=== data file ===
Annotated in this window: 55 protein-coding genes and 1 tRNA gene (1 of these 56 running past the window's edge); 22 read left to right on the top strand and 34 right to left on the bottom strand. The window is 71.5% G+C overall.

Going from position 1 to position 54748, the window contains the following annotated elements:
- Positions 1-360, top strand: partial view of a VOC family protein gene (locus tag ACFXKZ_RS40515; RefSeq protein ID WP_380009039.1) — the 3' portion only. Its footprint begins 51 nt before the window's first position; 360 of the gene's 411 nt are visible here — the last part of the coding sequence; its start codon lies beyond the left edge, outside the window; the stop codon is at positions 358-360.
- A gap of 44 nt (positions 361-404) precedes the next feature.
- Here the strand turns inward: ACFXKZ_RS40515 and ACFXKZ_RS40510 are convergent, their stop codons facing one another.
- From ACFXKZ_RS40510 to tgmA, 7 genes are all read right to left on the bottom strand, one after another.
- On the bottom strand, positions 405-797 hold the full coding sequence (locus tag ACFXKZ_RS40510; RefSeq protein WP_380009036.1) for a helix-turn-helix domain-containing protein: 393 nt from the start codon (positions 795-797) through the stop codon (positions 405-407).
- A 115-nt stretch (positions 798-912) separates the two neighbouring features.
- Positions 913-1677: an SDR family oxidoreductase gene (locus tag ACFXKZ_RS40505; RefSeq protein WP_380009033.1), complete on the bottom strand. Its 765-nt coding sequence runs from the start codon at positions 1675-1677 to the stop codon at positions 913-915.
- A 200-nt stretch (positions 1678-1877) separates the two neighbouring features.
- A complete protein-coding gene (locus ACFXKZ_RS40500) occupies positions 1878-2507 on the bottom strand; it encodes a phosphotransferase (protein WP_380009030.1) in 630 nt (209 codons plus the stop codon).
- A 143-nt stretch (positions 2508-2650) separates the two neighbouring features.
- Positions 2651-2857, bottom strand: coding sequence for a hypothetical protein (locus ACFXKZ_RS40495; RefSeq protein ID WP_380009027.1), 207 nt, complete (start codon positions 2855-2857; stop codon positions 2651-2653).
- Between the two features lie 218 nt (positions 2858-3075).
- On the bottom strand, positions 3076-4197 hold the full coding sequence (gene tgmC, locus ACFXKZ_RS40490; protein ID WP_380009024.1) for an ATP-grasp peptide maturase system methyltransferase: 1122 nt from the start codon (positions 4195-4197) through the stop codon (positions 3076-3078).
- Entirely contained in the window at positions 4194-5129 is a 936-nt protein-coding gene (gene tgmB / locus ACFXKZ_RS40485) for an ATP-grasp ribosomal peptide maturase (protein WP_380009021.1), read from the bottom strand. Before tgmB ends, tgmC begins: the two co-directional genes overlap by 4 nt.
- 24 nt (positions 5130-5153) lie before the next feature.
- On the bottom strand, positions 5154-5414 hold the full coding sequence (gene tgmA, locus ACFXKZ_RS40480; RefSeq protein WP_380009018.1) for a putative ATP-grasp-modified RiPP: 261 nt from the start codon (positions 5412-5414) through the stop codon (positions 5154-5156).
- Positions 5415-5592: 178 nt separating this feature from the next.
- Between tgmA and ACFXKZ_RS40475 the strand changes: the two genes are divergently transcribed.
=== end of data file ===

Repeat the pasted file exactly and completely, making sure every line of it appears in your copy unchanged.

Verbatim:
Annotated in this window: 55 protein-coding genes and 1 tRNA gene (1 of these 56 running past the window's edge); 22 read left to right on the top strand and 34 right to left on the bottom strand. The window is 71.5% G+C overall.

Going from position 1 to position 54748, the window contains the following annotated elements:
- Positions 1-360, top strand: partial view of a VOC family protein gene (locus tag ACFXKZ_RS40515; RefSeq protein ID WP_380009039.1) — the 3' portion only. Its footprint begins 51 nt before the window's first position; 360 of the gene's 411 nt are visible here — the last part of the coding sequence; its start codon lies beyond the left edge, outside the window; the stop codon is at positions 358-360.
- A gap of 44 nt (positions 361-404) precedes the next feature.
- Here the strand turns inward: ACFXKZ_RS40515 and ACFXKZ_RS40510 are convergent, their stop codons facing one another.
- From ACFXKZ_RS40510 to tgmA, 7 genes are all read right to left on the bottom strand, one after another.
- On the bottom strand, positions 405-797 hold the full coding sequence (locus tag ACFXKZ_RS40510; RefSeq protein WP_380009036.1) for a helix-turn-helix domain-containing protein: 393 nt from the start codon (positions 795-797) through the stop codon (positions 405-407).
- A 115-nt stretch (positions 798-912) separates the two neighbouring features.
- Positions 913-1677: an SDR family oxidoreductase gene (locus tag ACFXKZ_RS40505; RefSeq protein WP_380009033.1), complete on the bottom strand. Its 765-nt coding sequence runs from the start codon at positions 1675-1677 to the stop codon at positions 913-915.
- A 200-nt stretch (positions 1678-1877) separates the two neighbouring features.
- A complete protein-coding gene (locus ACFXKZ_RS40500) occupies positions 1878-2507 on the bottom strand; it encodes a phosphotransferase (protein WP_380009030.1) in 630 nt (209 codons plus the stop codon).
- A 143-nt stretch (positions 2508-2650) separates the two neighbouring features.
- Positions 2651-2857, bottom strand: coding sequence for a hypothetical protein (locus ACFXKZ_RS40495; RefSeq protein ID WP_380009027.1), 207 nt, complete (start codon positions 2855-2857; stop codon positions 2651-2653).
- Between the two features lie 218 nt (positions 2858-3075).
- On the bottom strand, positions 3076-4197 hold the full coding sequence (gene tgmC, locus ACFXKZ_RS40490; protein ID WP_380009024.1) for an ATP-grasp peptide maturase system methyltransferase: 1122 nt from the start codon (positions 4195-4197) through the stop codon (positions 3076-3078).
- Entirely contained in the window at positions 4194-5129 is a 936-nt protein-coding gene (gene tgmB / locus ACFXKZ_RS40485) for an ATP-grasp ribosomal peptide maturase (protein WP_380009021.1), read from the bottom strand. Before tgmB ends, tgmC begins: the two co-directional genes overlap by 4 nt.
- 24 nt (positions 5130-5153) lie before the next feature.
- On the bottom strand, positions 5154-5414 hold the full coding sequence (gene tgmA, locus ACFXKZ_RS40480; RefSeq protein WP_380009018.1) for a putative ATP-grasp-modified RiPP: 261 nt from the start codon (positions 5412-5414) through the stop codon (positions 5154-5156).
- Positions 5415-5592: 178 nt separating this feature from the next.
- Between tgmA and ACFXKZ_RS40475 the strand changes: the two genes are divergently transcribed.